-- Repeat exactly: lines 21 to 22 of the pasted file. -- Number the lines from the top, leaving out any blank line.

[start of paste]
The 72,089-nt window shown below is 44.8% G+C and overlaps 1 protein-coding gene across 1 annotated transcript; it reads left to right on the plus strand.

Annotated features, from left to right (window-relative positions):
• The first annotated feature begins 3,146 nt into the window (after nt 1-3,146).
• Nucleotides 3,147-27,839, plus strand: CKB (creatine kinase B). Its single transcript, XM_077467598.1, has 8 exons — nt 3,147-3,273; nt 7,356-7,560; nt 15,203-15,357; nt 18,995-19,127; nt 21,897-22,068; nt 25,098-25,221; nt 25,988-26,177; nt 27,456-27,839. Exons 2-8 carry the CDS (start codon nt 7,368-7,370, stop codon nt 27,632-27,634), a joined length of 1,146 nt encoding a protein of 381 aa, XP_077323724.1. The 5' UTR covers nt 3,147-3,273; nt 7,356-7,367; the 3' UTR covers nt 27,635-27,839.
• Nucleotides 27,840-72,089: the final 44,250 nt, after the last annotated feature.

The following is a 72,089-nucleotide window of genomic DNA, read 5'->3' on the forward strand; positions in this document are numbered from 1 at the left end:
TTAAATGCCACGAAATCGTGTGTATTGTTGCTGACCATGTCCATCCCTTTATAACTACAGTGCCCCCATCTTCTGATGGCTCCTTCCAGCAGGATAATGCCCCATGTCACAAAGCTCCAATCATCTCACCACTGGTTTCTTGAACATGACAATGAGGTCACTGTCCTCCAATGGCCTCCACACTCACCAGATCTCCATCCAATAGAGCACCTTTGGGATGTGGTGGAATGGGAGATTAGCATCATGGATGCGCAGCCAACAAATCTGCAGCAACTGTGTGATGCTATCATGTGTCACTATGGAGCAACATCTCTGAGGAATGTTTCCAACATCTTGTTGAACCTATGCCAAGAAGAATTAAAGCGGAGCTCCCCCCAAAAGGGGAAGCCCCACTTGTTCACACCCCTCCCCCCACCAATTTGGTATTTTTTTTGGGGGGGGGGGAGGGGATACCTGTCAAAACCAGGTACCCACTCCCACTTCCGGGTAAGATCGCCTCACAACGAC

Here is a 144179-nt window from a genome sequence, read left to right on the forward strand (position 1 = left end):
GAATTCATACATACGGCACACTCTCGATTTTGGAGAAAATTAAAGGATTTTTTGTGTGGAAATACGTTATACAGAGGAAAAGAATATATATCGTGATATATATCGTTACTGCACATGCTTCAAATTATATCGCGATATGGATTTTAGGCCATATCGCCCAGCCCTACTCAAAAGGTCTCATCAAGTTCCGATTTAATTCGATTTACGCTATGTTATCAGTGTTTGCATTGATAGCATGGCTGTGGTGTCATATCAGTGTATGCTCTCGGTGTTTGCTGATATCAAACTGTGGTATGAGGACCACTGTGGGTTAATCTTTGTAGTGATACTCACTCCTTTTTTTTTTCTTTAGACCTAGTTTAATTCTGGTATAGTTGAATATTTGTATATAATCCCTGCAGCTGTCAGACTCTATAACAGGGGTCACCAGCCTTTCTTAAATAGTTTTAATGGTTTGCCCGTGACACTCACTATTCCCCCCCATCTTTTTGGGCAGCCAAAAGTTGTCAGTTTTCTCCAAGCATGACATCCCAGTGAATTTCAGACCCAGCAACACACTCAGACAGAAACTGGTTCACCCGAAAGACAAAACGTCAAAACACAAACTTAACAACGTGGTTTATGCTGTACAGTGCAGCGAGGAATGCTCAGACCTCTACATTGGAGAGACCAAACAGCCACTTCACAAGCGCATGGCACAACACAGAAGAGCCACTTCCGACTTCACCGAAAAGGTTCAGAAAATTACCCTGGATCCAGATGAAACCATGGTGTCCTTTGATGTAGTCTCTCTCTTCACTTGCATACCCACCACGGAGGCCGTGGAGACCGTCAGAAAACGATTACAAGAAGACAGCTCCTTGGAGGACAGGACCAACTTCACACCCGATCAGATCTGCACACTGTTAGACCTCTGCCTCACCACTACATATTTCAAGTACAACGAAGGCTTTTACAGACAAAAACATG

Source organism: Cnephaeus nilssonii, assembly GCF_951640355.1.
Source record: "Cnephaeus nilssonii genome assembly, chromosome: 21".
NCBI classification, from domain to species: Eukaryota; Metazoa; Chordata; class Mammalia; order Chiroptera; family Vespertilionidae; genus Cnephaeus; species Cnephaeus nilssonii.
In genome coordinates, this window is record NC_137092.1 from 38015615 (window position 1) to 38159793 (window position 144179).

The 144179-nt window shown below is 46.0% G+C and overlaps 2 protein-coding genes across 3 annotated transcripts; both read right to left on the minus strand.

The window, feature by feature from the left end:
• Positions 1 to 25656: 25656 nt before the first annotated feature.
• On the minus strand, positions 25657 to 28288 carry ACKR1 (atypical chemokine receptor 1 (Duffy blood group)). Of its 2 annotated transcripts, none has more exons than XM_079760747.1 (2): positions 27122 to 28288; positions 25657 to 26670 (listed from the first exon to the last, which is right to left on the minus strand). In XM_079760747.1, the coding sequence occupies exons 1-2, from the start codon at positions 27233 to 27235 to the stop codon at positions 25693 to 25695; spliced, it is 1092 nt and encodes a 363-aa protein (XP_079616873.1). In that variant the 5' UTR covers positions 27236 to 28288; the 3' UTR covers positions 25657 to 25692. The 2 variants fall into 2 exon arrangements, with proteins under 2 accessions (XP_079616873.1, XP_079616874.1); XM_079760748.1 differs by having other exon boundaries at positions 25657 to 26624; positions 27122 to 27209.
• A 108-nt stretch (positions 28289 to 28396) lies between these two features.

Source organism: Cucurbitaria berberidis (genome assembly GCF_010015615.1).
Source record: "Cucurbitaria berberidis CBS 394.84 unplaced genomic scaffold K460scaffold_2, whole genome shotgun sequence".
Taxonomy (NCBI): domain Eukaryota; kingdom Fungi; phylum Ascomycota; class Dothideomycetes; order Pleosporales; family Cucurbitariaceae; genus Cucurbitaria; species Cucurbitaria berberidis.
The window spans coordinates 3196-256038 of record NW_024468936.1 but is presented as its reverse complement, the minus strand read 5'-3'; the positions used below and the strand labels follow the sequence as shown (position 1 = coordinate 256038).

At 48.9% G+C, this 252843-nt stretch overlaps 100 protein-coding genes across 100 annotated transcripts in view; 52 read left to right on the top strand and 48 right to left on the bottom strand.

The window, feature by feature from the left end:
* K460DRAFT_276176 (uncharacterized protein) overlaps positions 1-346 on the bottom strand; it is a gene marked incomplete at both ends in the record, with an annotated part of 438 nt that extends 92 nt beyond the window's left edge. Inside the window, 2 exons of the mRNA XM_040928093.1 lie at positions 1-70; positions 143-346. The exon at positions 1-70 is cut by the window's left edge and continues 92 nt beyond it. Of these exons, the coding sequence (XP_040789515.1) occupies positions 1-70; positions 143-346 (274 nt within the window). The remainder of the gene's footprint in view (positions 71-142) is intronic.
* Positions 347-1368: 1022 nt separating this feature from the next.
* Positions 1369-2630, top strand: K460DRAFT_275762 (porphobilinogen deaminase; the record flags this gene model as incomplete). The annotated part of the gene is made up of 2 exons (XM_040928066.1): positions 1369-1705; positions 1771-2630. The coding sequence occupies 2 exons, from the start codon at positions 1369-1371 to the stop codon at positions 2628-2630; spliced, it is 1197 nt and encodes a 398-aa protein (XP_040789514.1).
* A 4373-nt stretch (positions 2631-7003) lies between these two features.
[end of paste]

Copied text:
Taxonomy (NCBI): domain Eukaryota; kingdom Fungi; phylum Ascomycota; class Dothideomycetes; order Pleosporales; family Cucurbitariaceae; genus Cucurbitaria; species Cucurbitaria berberidis.
The window spans coordinates 3196-256038 of record NW_024468936.1 but is presented as its reverse complement, the minus strand read 5'-3'; the positions used below and the strand labels follow the sequence as shown (position 1 = coordinate 256038).